The Happiest Place on Earth is going to have to keep waiting, at least for the foreseeable future.
Disneyland and other large theme parks have learned they can’t reopen until the cases in their counties drop to below one per 100,000. Dr. Mark Ghaly, the state’s secretary of Health and Human Services, announced the theme park reopening guidelines Tuesday.
That means Los Angeles County, home to Universal and Six Flags Magic Mountain, and Orange County, the location of Disneyland and Knott’s Berry Farm, would have to move to the least severe tier, yellow.
Orange County is still in the red tier and would have to move into the orange tier before ending up in the yellow. Los Angeles County remains in the most severe tier, purple. Currently only nine counties in the state are in the yellow tier.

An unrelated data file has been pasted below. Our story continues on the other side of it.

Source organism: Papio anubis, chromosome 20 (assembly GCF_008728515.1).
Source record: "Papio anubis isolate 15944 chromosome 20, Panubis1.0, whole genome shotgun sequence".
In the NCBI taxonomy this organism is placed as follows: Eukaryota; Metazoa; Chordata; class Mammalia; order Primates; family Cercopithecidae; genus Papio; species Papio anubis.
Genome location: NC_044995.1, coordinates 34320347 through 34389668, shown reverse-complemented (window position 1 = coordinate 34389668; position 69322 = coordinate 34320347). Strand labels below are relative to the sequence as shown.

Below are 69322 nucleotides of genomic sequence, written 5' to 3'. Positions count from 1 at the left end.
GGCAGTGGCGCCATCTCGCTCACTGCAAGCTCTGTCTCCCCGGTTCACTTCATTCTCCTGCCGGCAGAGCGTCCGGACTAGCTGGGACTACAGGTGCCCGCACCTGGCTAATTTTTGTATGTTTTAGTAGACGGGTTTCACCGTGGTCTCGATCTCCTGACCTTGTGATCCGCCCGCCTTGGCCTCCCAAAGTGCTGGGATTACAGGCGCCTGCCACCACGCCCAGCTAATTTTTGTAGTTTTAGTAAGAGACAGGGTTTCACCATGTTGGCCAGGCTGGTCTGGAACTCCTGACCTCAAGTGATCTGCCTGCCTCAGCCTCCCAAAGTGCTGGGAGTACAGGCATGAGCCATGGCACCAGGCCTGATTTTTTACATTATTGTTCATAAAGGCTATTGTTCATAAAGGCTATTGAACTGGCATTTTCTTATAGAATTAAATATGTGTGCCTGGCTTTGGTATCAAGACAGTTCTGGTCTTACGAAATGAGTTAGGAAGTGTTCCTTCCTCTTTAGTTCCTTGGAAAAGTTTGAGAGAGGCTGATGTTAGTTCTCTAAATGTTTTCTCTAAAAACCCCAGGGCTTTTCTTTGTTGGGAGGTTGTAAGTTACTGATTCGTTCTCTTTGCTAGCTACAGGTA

Dr. Ghaly, who called theme parks a “high-risk setting,” said he couldn’t predict when parks will reopen. “There is a path forward. We don’t know when, but we know how.”
When parks reopen, they’ll be restricted to 25% capacity and face masks will be required except when people are eating or drinking. The state also would require a reservation system that screens guests in advance of COVID-19 symptoms.
Not unexpectedly, Disney objected to the state’s guidelines.
“We have proven that we can responsibly reopen, with science-based health and safety protocols strictly enforced at our theme park properties around the world,” Disneyland Resort President Ken Potrock said in a statement.
“Nevertheless, the State of California continues to ignore this fact, instead mandating arbitrary guidelines that it knows are unworkable and that hold us to a standard vastly different from other reopened businesses and state-operated facilities,” Mr. Potrock said.
In Florida, Walt Disney World reopened in July.